I don’t think any of these things — wings, types, centers, etc. — really exist but rather are attempts to describe readily observable patterns in human beings through an overarching and brilliant system called the Enneagram. I’ve found something useful in nearly every point of view (lens) including the two views, past-future and resolution, written about in this post. Since these are all intelligent attempts to describe and guide, I don’t think it’s necessary to settle on any view as being the correct or “real” one.

Cicci Lyckow Backman

To me, wings will be a matter of grades and individual variation. Most people in my experience have one, which might be anything from quite strongly influential to barely noticeable. Some people experience both, although maybe more as “types I can also find within” (which can be true for any type and for many reasons; we do have splashes of most types, after all), but then they are usually not looking at the deeper motivations and structures, just tendencies and behaviours (which, to my mind, aren’t enough to be called a wing but for obvious reasons often is, if the type is adjacent). And some people find themselves starting to explore or lean on a not-so-exercised wing the other half of life (although again, I doubt that this is usually about the deeper structures, so it might be a bit of a misnomer).

Rich Strife

I see the wings somewhat like the resolution idea she presents here. Similar in that 3 is situated as experiencing a (attentional/identity dynamic) dialectic between 2 and 4 (Affection mediating Support and Emotion), but with the difference that the person who uses type 3 strategies is *the reason for* the dialectic, they personally create the dynamic, they are not being ‘created by’ it. They cannot exist (live, move, breath, grow, change) without it, so they are dependent on creating, and enacting, this duality -if they want to be an ‘active player’ in the world.

And two more comments that add to the historical context.

Pamela Hartman

MHO I believe Ginger is correct. I learned the same from Michael J. Goldberg and from my experience as a 7 it feels like that is how it works. Michael will tell you he heard this directly from one of the early teachers. I think as time has gone by people want to set themselves apart as experts and put their own twists on things.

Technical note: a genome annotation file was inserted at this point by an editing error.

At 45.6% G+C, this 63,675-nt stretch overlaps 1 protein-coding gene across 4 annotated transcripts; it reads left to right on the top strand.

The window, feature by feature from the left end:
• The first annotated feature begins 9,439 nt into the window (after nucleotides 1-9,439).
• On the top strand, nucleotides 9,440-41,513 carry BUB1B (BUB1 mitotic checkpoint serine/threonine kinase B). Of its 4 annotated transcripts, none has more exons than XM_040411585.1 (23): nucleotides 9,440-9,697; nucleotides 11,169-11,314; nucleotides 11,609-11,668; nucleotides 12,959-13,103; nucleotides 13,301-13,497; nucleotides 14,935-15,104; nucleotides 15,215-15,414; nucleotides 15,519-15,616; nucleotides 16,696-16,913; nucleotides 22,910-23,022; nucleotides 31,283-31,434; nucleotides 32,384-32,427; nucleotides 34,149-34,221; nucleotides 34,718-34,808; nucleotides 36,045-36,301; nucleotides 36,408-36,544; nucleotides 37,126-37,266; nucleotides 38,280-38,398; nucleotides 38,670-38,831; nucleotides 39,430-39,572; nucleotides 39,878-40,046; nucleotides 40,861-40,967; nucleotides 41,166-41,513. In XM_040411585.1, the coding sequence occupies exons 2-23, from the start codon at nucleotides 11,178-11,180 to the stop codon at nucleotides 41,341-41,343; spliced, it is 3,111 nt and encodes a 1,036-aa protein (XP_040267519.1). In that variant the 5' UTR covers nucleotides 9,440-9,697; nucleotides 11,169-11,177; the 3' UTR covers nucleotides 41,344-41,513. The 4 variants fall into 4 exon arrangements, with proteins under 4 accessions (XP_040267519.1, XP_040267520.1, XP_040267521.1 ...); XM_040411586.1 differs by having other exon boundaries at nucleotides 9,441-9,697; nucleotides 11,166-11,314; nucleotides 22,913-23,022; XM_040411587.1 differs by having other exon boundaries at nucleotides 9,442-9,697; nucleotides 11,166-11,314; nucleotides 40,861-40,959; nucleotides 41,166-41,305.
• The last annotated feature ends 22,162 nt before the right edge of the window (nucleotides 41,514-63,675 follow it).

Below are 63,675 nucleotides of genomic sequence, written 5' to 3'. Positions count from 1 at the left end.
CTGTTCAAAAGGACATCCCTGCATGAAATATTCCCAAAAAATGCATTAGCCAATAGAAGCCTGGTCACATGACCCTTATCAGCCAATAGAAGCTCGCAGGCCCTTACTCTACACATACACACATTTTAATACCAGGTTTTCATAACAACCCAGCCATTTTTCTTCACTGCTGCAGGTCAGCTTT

Note from Ginger: I believe Michael heard this from Oscar Ichazo and added some ideas of his own to Oscar’s thinking, but I could be wrong!

Stuart Sovatsky

I cocreated that first Egram Teachers Cert Course circa 1987 in Palo Alto w David and Helen and helpers . . . . and Claudio intro it to me in 1977 with the Hartmann Test and was my PhD member for a time . . .After Helen’s book came out, I got bored with the stultifying way the system unfolded and retired. Wings? Real? Unreal? Hmm . . The points are explicitly called Illusions of Fixity in the quantum-sense of constant temporal fluctuation for brief moments here, there, wings decomp comp belly heart head shifts existential and aging moment to moment shifts…


Thank you to everyone who engaged in this conversation that was stimulated by the blogs!

Ginger Lapid-Bogda PhD, author of nine Enneagram books, is a speaker, consultant, trainer, and coach. She provides certification programs and training tools for business professionals around the world who want to bring the Enneagram into organizations with high-impact business applications. TheEnneagramInBusiness.com | ginger@theenneagraminbusiness.com